As a result of COVID, retail shopping continues to be significantly impacted by the move to e-commerce, working from home and concerns about the economy, according to market researcher Provoke Insights, which presented its findings during Wednesday's Radio Advertising Bureau webinar “Meet the New Retail Shopper.” Among those findings is that seven in 10 radio listeners shop based on quality vs. price, three-fourths believe price is still more important than brand names and three-fourths like comparing prices across different sites before purchasing.
“You'd think that given the concern for the economy, that price is the most important thing people consider when selecting a brand, [but] that's not true,” Provoke Insights President Carly Fink says. “There is still a price factor, but quality is a very large part of the decision process. [It's] the number one area for brands to promote.”
Based on surveys of thousands of consumers before, during and following the peak of the pandemic, one in five say they are most excited about going back to shopping in stores, even though there is still concern while doing so. Even with COVID-19 subsiding, almost half of Americans prefer purchasing online vs. in-store, with nearly eight in 10 saying it “takes the hassle out of shopping.”
Provoke Insight's research shows while people still prefer buying cleaning supplies and personal care items in person, when it comes to clothing and footwear, it's a mix of both online and in-store. Although online purchasing of groceries and alcoholic beverages experienced an uptick during the pandemic's peak, both have since seen online sales decline, but not to pre-COVID levels.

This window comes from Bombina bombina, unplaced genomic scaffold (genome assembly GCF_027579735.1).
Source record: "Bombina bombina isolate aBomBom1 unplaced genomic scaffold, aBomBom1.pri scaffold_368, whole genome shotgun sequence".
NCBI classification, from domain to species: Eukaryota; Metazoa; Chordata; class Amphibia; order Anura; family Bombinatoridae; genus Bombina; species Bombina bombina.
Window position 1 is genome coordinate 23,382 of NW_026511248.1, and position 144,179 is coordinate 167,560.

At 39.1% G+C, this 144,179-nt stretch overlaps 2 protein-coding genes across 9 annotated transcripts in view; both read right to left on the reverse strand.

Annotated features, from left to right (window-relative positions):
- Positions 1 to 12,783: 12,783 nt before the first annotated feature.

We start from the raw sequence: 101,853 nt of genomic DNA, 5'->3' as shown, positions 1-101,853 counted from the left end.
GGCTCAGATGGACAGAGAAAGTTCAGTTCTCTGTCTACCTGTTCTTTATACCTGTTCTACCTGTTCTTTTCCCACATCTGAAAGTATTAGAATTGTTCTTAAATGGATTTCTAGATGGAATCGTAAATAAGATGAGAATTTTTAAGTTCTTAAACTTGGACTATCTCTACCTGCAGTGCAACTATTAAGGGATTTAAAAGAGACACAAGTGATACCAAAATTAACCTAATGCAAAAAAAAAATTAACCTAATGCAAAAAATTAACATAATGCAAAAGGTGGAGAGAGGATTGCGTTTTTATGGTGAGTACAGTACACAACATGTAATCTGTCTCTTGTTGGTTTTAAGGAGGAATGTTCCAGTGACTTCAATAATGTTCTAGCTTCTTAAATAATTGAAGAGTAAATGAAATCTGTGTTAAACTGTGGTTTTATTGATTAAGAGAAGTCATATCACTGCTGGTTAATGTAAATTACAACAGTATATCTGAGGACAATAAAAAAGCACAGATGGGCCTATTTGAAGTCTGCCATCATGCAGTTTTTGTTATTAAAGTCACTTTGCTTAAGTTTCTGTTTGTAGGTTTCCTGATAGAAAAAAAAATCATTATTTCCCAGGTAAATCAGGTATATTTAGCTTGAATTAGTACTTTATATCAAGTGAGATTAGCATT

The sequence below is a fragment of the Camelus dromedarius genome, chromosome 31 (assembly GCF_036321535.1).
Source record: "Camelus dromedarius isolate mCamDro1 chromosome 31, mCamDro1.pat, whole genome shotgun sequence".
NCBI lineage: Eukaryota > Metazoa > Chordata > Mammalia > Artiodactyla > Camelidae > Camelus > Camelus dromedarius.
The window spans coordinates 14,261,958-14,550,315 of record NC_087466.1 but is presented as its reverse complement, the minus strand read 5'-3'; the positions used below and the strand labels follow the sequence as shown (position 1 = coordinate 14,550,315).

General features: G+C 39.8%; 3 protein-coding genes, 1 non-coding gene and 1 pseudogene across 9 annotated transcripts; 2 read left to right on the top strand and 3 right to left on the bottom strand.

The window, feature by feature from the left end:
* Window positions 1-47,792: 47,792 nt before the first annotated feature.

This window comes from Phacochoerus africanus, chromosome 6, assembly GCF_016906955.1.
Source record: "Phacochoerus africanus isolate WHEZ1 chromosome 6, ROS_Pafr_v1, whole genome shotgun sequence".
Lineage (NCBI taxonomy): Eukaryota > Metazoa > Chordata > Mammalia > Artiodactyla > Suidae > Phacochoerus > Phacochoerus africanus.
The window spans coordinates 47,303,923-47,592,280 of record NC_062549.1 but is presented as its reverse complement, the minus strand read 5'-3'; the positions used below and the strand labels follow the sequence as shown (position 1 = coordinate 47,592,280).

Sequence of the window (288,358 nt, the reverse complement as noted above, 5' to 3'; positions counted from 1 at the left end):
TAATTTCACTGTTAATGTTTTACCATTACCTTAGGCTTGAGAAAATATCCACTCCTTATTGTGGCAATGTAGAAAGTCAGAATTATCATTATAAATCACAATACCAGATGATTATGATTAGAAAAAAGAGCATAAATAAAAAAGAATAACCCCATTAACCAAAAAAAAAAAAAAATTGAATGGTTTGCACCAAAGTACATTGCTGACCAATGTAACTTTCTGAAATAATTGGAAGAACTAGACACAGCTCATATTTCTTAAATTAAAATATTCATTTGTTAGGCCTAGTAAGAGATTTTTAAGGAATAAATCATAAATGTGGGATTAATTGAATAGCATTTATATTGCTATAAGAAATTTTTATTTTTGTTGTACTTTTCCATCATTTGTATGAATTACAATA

The study found e-commerce buyers more likely to be quality-conscious, and less likely to be brand-loyal or price-focused, than in-store shoppers. “These consumers are more impulse-driven,” Fink says, “[so] e-commerce sites need to be top of mind in the shopping decision process. [At the same time] advertising is critical for building in-store brand loyalty [and bringing] buyers into stores via discounts and sales.”
Back-to-school shopping is also likely to be impacted by changes in behavior with Provoke Insight's research showing nearly half of parents are shopping online. They are also more likely to keep up with trends, and to prefer sustainability-sourced items than adults without children in households. In terms of all clothing, findings show eight in 10 consumers say they are dressing more casual, wearing less jewelry or jeans in favor of more comfortable attire. “It's still unusual for people to be dressed as formal as they were prior to COVID,” Fink says. “[This] will continue as long as work is still in hybrid mode.”
Looking forward, Provoke Insight's findings suggest the continued move to e-commerce. “COVID sped up the adoption of online shopping,” Fink says. “It forced people to purchase things online that they were not used to shopping for [there], and now that they're used to it, they're OK with continuing with that process. People are returning in-store, but it's not going to be the same as it was prior to March 2020.”